Working Paper No. 563

The Insiders' Dilemma: An Experiment on Merger Formation

Published: September 19, 2001Pages: 30Keywords: Coalition Formation; Experiment; Insiders' Dilemma; Mergers; AntitrustJEL-codes: C78; C92; G34; L13; L41

The Insiders' Dilemma: An Experiment on Merger Formation Tobias Lindqvist and Johan Stennek

This paper tests the insiders' dilemma hypothesis in a laboratory experiment. The insiders' dilemma means that a profitable merger does not occur, because it is even more profitable for each firm to unilaterally stand as an outsider (Kamien and Zang, 1990 and 1993). The experimental data provides support for the insiders' dilemma, and thereby for endogenous rather than exogenous merger theory. More surprisingly, our data suggests that fairness considerations also make profitable mergers difficult. Mergers that should occur in equilibrium do not, since they require an unequal split of surplus.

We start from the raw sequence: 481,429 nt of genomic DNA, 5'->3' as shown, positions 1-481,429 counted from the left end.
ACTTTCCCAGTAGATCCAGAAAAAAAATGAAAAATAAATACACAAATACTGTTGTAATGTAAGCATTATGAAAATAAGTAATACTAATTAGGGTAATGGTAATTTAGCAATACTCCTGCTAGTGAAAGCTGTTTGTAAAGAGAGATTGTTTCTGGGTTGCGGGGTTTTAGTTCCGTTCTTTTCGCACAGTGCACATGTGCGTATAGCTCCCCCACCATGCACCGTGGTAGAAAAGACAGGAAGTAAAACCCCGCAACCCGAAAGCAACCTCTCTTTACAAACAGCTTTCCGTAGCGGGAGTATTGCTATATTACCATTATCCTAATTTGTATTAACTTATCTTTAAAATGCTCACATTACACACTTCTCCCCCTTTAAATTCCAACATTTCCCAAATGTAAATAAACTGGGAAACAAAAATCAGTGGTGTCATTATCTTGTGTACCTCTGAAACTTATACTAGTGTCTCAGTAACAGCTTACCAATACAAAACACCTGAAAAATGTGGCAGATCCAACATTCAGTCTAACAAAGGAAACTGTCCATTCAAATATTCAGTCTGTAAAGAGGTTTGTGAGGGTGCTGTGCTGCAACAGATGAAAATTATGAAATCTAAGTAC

Sick of Inequality?

An Introduction to the Relationship between Inequality and Health

Sick of Inequality.jpg

In this book Andreas Bergh, Therese Nilsson, IFN and Lund University, and Daniel Waldenström, IFN and Paris School of Economics, France, review the latest research on the relationship between inequality and health. What does inequality mean for our health? Does increasing income inequality affect outcomes such as obesity, life expectancy and subjective well-being?


Seminars organized by IFN


To present ongoing research informal brown-bag seminars are held on Mondays at 11:30 am. This is an opportunity for IFN researchers to test ideas and results.

Academically oriented seminars are most of the time held on Wednesdays at 10 am. At these events researchers from IFN and other institutions present their research.

In addition, IFN organizes seminars open to the public. Topics for these are derived from the IFN research.

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